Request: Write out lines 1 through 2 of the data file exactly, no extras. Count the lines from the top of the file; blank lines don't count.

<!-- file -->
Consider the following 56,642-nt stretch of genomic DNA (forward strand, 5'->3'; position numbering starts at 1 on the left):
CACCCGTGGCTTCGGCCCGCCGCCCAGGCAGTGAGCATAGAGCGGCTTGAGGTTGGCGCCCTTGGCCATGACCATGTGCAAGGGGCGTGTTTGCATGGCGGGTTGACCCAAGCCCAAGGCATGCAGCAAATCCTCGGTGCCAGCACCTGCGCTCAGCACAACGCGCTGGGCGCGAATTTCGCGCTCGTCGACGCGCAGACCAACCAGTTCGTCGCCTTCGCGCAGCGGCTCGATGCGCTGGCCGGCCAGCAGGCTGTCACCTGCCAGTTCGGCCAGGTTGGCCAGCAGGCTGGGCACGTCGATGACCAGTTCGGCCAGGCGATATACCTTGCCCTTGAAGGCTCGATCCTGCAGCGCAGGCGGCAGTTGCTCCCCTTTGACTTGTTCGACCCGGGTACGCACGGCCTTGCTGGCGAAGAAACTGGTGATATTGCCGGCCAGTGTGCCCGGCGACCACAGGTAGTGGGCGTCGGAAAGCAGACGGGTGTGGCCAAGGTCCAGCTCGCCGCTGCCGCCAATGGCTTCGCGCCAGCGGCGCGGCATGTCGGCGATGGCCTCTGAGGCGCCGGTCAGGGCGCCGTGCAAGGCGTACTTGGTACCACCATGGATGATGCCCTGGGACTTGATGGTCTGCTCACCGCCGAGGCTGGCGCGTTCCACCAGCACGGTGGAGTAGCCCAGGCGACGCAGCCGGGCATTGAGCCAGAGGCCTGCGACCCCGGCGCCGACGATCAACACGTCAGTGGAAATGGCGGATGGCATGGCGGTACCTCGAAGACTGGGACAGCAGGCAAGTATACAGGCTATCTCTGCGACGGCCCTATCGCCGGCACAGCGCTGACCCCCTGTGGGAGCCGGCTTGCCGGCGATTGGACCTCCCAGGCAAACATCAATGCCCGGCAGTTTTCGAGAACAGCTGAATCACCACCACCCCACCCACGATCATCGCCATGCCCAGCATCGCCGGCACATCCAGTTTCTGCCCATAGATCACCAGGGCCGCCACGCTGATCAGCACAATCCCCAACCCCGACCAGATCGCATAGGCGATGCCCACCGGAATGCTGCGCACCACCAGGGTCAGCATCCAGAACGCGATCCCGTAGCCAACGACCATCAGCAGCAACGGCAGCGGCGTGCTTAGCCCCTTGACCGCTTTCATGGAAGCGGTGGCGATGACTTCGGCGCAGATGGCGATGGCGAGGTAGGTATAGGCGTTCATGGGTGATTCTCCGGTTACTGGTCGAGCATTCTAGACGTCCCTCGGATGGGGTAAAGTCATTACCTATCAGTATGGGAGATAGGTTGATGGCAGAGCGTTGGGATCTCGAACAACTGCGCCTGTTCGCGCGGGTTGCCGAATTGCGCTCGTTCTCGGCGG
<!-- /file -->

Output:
Consider the following 56,642-nt stretch of genomic DNA (forward strand, 5'->3'; position numbering starts at 1 on the left):
CACCCGTGGCTTCGGCCCGCCGCCCAGGCAGTGAGCATAGAGCGGCTTGAGGTTGGCGCCCTTGGCCATGACCATGTGCAAGGGGCGTGTTTGCATGGCGGGTTGACCCAAGCCCAAGGCATGCAGCAAATCCTCGGTGCCAGCACCTGCGCTCAGCACAACGCGCTGGGCGCGAATTTCGCGCTCGTCGACGCGCAGACCAACCAGTTCGTCGCCTTCGCGCAGCGGCTCGATGCGCTGGCCGGCCAGCAGGCTGTCACCTGCCAGTTCGGCCAGGTTGGCCAGCAGGCTGGGCACGTCGATGACCAGTTCGGCCAGGCGATATACCTTGCCCTTGAAGGCTCGATCCTGCAGCGCAGGCGGCAGTTGCTCCCCTTTGACTTGTTCGACCCGGGTACGCACGGCCTTGCTGGCGAAGAAACTGGTGATATTGCCGGCCAGTGTGCCCGGCGACCACAGGTAGTGGGCGTCGGAAAGCAGACGGGTGTGGCCAAGGTCCAGCTCGCCGCTGCCGCCAATGGCTTCGCGCCAGCGGCGCGGCATGTCGGCGATGGCCTCTGAGGCGCCGGTCAGGGCGCCGTGCAAGGCGTACTTGGTACCACCATGGATGATGCCCTGGGACTTGATGGTCTGCTCACCGCCGAGGCTGGCGCGTTCCACCAGCACGGTGGAGTAGCCCAGGCGACGCAGCCGGGCATTGAGCCAGAGGCCTGCGACCCCGGCGCCGACGATCAACACGTCAGTGGAAATGGCGGATGGCATGGCGGTACCTCGAAGACTGGGACAGCAGGCAAGTATACAGGCTATCTCTGCGACGGCCCTATCGCCGGCACAGCGCTGACCCCCTGTGGGAGCCGGCTTGCCGGCGATTGGACCTCCCAGGCAAACATCAATGCCCGGCAGTTTTCGAGAACAGCTGAATCACCACCACCCCACCCACGATCATCGCCATGCCCAGCATCGCCGGCACATCCAGTTTCTGCCCATAGATCACCAGGGCCGCCACGCTGATCAGCACAATCCCCAACCCCGACCAGATCGCATAGGCGATGCCCACCGGAATGCTGCGCACCACCAGGGTCAGCATCCAGAACGCGATCCCGTAGCCAACGACCATCAGCAGCAACGGCAGCGGCGTGCTTAGCCCCTTGACCGCTTTCATGGAAGCGGTGGCGATGACTTCGGCGCAGATGGCGATGGCGAGGTAGGTATAGGCGTTCATGGGTGATTCTCCGGTTACTGGTCGAGCATTCTAGACGTCCCTCGGATGGGGTAAAGTCATTACCTATCAGTATGGGAGATAGGTTGATGGCAGAGCGTTGGGATCTCGAACAACTGCGCCTGTTCGCGCGGGTTGCCGAATTGCGCTCGTTCTCGGCGG